The Maine lobster okonomiyaki is described to our table as “a flavor bomb.” It’s certainly a formidable stack of flavor, and it’s also a bit of a bomb — better built for camera than mouth: a savory cabbage pancake piled with pork belly, squid, lobster, a sunny-side-up egg, bonito flakes. The Tokyo karaage, basically fried chicken balls with spicy mayo, is hard not to love. And the whole grilled squid, sliced thin, reads, finally, as simple pub fare. It’s caramel-y and delicious, even if the Kewpie mayo accompaniment gets old after five bites.
Then, with the seared foie gras, we are back to high aim ($26) and quiet disappointment. Everything around it hits squarely — a piece of broiled anago (eel), eel sauce, a crisp black rice cake, candied kumquats — but the foie gras itself is stringy and soft. At $13 a bite, you expect premium grade. At half the price, the maitake mushroom tempura is five times as generous and delivers in every way. The frying is expert. Woodsy flavor and structural delicacy are left intact. It’s a Pabu must.
Izakaya menus often center on robatayaki, or grilled skewers of meat, and Pabu features a dozen of them. Again, the delivery is erratic: the excellent lurking amid the workmanlike. All arrive undergrilled. I check out photos of the San Francisco Pabu’s robatayaki, and sure enough, its meats get a harder sear. Because of this, the chicken thigh that should be delicious is merely ho-hum. And the Wagyu A5 rib (one skewer, three smallish chunks, $28) packs remarkable flavor, but would approach perfection with traces of char. The bowl of pan-blistered shishito peppers is all-around gutsier fare. If only you could combine these with skewers of meat twice the size and grilled hard, you’d be eating lamb kebabs at Santarpio’s across the harbor.
Pabu offers six “char-grilled & butter-basted” steaks, including Wagyu A5 strip loin. It costs $56 for 2 ounces, the weight of my car key. More-economical sirloin, $36 for 6 ounces, may not be the tenderest cut, but dusted with shio koji — sea salt added to the fungus responsible for soy and miso — it makes for a wonderfully mysterious encounter. And its arrival, above smoking cedar, is pure theater.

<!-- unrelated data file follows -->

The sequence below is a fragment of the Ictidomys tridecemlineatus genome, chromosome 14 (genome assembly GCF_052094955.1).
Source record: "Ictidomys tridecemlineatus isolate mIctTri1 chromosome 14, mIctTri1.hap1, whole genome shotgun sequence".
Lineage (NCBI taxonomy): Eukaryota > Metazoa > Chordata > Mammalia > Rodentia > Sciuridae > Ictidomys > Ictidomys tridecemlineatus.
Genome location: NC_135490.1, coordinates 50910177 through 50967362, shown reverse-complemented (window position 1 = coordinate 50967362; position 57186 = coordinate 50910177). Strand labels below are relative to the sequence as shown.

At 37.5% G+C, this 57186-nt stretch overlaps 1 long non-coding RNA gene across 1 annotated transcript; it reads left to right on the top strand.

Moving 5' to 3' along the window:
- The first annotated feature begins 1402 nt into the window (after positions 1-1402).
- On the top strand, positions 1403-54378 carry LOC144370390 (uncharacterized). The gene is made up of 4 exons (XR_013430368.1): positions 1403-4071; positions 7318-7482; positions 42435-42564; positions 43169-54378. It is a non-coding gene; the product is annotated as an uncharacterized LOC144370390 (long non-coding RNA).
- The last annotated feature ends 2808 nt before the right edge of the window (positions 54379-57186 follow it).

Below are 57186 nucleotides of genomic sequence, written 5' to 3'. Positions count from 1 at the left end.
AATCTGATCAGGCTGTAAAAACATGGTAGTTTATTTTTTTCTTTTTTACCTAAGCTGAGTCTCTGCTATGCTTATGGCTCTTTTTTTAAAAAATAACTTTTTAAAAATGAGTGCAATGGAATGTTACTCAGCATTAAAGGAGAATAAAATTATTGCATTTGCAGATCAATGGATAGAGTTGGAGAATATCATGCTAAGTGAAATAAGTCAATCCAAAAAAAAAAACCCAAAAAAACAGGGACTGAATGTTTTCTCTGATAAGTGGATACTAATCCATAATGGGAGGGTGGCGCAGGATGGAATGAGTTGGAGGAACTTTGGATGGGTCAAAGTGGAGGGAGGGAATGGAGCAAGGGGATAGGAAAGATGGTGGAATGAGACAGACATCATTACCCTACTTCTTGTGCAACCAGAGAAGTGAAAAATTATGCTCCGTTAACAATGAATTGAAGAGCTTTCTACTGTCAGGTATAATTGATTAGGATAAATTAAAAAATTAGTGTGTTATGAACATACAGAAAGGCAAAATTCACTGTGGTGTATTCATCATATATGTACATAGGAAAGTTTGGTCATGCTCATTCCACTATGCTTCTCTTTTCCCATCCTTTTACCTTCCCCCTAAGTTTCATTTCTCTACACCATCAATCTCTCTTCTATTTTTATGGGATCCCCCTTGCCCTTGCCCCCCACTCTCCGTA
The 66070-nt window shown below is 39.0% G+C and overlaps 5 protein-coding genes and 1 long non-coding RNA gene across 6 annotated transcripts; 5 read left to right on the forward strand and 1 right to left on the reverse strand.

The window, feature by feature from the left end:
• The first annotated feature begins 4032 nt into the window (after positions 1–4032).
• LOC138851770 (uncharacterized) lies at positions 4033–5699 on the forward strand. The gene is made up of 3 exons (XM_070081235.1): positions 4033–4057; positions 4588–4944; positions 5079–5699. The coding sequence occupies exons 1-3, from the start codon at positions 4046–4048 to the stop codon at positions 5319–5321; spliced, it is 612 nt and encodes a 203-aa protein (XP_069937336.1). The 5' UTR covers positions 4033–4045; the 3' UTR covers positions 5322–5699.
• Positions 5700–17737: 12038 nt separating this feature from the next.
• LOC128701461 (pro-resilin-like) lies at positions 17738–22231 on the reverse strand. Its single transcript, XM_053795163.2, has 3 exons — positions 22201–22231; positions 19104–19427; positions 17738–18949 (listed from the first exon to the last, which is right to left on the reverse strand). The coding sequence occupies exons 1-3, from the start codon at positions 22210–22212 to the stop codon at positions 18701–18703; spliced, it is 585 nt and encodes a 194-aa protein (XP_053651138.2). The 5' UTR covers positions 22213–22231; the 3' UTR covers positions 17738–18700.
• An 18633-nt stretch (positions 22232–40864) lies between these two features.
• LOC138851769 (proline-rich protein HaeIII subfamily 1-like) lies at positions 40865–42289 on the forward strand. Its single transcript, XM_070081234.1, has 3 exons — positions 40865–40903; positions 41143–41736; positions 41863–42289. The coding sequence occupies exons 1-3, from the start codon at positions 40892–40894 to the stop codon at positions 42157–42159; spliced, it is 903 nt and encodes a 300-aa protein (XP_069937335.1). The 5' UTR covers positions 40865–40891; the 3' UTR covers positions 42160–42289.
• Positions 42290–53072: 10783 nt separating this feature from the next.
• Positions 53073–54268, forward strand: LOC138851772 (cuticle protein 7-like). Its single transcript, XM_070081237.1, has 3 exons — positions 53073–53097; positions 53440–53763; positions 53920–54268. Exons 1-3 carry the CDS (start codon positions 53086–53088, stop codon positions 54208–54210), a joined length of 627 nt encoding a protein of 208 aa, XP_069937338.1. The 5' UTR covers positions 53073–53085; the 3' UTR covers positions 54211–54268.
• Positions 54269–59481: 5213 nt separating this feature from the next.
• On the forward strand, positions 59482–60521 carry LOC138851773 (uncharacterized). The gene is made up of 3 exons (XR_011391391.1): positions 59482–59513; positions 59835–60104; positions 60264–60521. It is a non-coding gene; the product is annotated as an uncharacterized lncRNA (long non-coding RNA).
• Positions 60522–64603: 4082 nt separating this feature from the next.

As for that $59 fish soup, it is Pabu’s lone hot pot. It comes with a whole cut-up lobster, clams, enoki mushrooms, cod belly, udon noodles, and butter made with monkfish liver. Sounds like one more flavor bomb, but the broth is several steps from assertive, and the whole production wants for salt, including the lobster, which tastes poached in distilled water.
Those sushi rolls arrive near the end. The flamboyant ones — Ken’s roll, with shrimp tempura and spicy tuna, and Michael’s negitoro — glide over like a pair of Bentleys, built from the finest fish. The show ends with a bang: Pabu’s desserts. Milk chocolate-sesame custard with black-sesame sponge cake, Okinawan doughnuts with adzuki pudding, and a spectacular mochi sundae, shaved pomegranate ice hiding bursts of lemongrass gelee and passion-fruit tapioca. With this extravagant finale, any pubbish pretense is gone — for good.
3 Franklin St., Downtown Crossing, Boston, 857-327-7228, www.michaelmina.net. All major credit cards accepted. Wheelchair accessible.
Prices Small plates $7-$26. Robatayaki (skewers) $6-$28. Hot pot and steaks $36-$115. Sashimi and rolls $7-$32. Desserts $9-$12.
Hours Mon-Fri 11:30 a.m.-2 p.m., 5:30-9:45 p.m. (bar open between lunch and dinner). Sat 5:30-10:30 p.m. (bar opens at 5).
Noise level Upscale sedate
What to order Chef-select sashimi, “happy spoon” oyster, kinpira lotus root, Tokyo (fried chicken) karaage, grilled squid, maitake mushroom tempura, shishito peppers, shio koji sirloin, Ken’s roll, Michael’s negitoro, mochi sundae.
Ted Weesner can be reached at email@example.com.